Linda as the Japanese council was already

Linda
Liu

Mr.

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Haglund

English
2H

1/26/18

The Unspoken Truth of
the Hiroshima Bombing

Junko Morimoto was only
13 years old when the Hiroshima Bomb slaughtered her city. The girl, now an 86
year old lady tells her story of the day she would never forget. Junko began
her story during a Monday morning in Hiroshima, and Junko was supposed to be
attending school that day. However, due to a stomach ache she was kept home
that day by her parents. As it was then, and as it is now it is every kid’s nightmare
to go to school. Especially in 1945, when the main subject matters were focused
on learning war materials.

As Junko sat in her
bedroom enjoying her breakfast, she heard the deafening sound of an aircraft
flying by. She ignored it, as it was common for a plane to fly by in the middle
of a war. The whizzing sound of the aircraft fade out into the distance. As
they resumed to eating, a glaring light flashed through the windows and the
room brimmed with extreme heat. Before Junko could react she put her hands up
to shield herself from what was about to happen next.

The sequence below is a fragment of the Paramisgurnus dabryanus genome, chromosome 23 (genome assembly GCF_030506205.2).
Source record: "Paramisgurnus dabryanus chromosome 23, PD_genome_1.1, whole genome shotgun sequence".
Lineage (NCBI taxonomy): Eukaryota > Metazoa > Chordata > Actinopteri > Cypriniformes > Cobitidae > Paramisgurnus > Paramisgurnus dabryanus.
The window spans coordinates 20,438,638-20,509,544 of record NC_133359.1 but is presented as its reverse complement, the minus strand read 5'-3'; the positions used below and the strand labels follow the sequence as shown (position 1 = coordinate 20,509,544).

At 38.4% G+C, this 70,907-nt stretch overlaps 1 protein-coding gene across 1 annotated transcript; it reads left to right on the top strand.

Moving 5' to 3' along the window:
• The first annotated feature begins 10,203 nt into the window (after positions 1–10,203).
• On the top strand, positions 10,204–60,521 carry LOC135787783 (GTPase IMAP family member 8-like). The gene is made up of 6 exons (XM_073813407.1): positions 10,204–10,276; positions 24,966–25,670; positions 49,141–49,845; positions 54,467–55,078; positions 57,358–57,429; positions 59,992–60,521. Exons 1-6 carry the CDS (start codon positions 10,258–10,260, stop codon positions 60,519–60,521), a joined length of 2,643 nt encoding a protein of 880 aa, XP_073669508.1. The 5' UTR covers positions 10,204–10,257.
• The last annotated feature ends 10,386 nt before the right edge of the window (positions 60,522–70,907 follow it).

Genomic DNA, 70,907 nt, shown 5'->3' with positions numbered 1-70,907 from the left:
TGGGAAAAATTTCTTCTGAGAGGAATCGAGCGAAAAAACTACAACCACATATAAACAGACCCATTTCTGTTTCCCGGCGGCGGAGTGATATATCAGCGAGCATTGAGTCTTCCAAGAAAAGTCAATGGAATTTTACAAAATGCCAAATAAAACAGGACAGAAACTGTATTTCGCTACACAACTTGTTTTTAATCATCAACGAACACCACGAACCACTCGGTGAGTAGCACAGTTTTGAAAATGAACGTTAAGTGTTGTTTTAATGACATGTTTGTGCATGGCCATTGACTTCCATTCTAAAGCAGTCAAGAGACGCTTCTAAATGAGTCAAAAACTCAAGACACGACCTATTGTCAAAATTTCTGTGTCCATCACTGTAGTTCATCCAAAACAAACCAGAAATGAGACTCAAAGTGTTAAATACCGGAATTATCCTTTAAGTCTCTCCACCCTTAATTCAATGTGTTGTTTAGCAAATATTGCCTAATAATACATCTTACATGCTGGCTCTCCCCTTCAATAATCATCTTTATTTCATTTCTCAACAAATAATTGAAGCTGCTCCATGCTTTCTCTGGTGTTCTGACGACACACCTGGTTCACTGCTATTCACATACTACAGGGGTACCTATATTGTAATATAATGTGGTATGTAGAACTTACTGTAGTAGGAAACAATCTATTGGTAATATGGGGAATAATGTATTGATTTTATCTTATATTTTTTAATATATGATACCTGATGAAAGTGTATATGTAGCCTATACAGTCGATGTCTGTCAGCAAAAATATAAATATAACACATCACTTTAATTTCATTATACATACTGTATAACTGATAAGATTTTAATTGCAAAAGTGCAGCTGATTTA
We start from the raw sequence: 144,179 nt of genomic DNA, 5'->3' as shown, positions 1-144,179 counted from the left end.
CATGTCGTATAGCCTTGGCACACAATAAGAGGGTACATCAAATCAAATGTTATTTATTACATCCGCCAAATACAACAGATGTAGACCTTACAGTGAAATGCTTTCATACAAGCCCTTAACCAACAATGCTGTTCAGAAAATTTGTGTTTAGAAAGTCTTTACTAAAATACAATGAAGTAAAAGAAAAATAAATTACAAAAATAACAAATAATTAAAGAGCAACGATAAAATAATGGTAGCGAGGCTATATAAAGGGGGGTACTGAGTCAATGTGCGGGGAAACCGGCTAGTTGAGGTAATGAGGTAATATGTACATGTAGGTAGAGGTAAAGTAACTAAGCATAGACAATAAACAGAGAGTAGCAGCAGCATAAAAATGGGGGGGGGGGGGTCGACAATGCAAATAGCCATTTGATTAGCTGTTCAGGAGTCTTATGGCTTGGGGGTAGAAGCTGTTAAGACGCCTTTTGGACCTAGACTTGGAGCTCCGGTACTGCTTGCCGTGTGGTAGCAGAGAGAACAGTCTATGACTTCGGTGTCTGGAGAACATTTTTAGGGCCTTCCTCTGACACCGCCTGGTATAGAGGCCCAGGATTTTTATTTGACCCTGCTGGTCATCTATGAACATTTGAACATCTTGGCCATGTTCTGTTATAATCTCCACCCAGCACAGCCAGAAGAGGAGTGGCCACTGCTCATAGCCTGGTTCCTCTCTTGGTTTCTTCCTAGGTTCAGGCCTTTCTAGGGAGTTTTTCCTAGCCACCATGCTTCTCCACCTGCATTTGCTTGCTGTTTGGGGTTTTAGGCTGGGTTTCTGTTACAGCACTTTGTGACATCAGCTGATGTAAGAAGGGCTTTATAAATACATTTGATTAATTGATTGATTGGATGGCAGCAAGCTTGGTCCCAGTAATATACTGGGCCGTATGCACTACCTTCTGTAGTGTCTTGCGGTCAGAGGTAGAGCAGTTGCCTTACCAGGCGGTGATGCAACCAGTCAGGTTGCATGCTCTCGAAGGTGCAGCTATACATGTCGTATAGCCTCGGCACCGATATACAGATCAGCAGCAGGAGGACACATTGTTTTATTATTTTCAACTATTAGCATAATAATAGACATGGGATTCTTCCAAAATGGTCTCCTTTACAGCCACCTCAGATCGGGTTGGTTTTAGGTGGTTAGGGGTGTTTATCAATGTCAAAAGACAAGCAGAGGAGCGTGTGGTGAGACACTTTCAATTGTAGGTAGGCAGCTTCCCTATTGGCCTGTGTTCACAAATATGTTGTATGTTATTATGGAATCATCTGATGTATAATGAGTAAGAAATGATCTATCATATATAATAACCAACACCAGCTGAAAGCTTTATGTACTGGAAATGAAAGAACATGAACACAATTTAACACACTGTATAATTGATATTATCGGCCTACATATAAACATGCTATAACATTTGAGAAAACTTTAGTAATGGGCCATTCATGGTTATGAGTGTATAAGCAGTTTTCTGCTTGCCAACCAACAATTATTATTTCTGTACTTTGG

The house collapsed on
her petite, 13 year old body.

Along with excruciating
pain and burns. This was what Junko remembers about that particular day of her
childhood. The day that the United States bombed Hiroshima, and although the
bombing of Hiroshima did result in an expedited end to World War II, it was avoidable.

Japan had been on the verge of surrendering, and because of the senseless
bombing, the city of Hiroshima was annihilated. In addition to, death and a
lifetime of health problems developed in the survivors.

Approaching August 6, 1945, President Truman had made the
decision to drop an atomic bomb on the city of Hiroshima, Japan. However, the
dropping of the bomb was unjustified as the Japanese council was already
meeting at the time about surrender. At these sessions, they tried to decide on
how to bring the war to an end. For instance, one of the things discussed among
Japanese officials were trying to end the war on terms which would not conclude
the Japanese government. Over the course of the war, Japan had conquered a
considerable amount of land, and how to “Keep some of the territories they’d
conquered: like Korea, Vietnam, Burma, parts of Malaysia and Indonesia, a
large portion of eastern China, and numerous islands in the Pacific (Wilson),”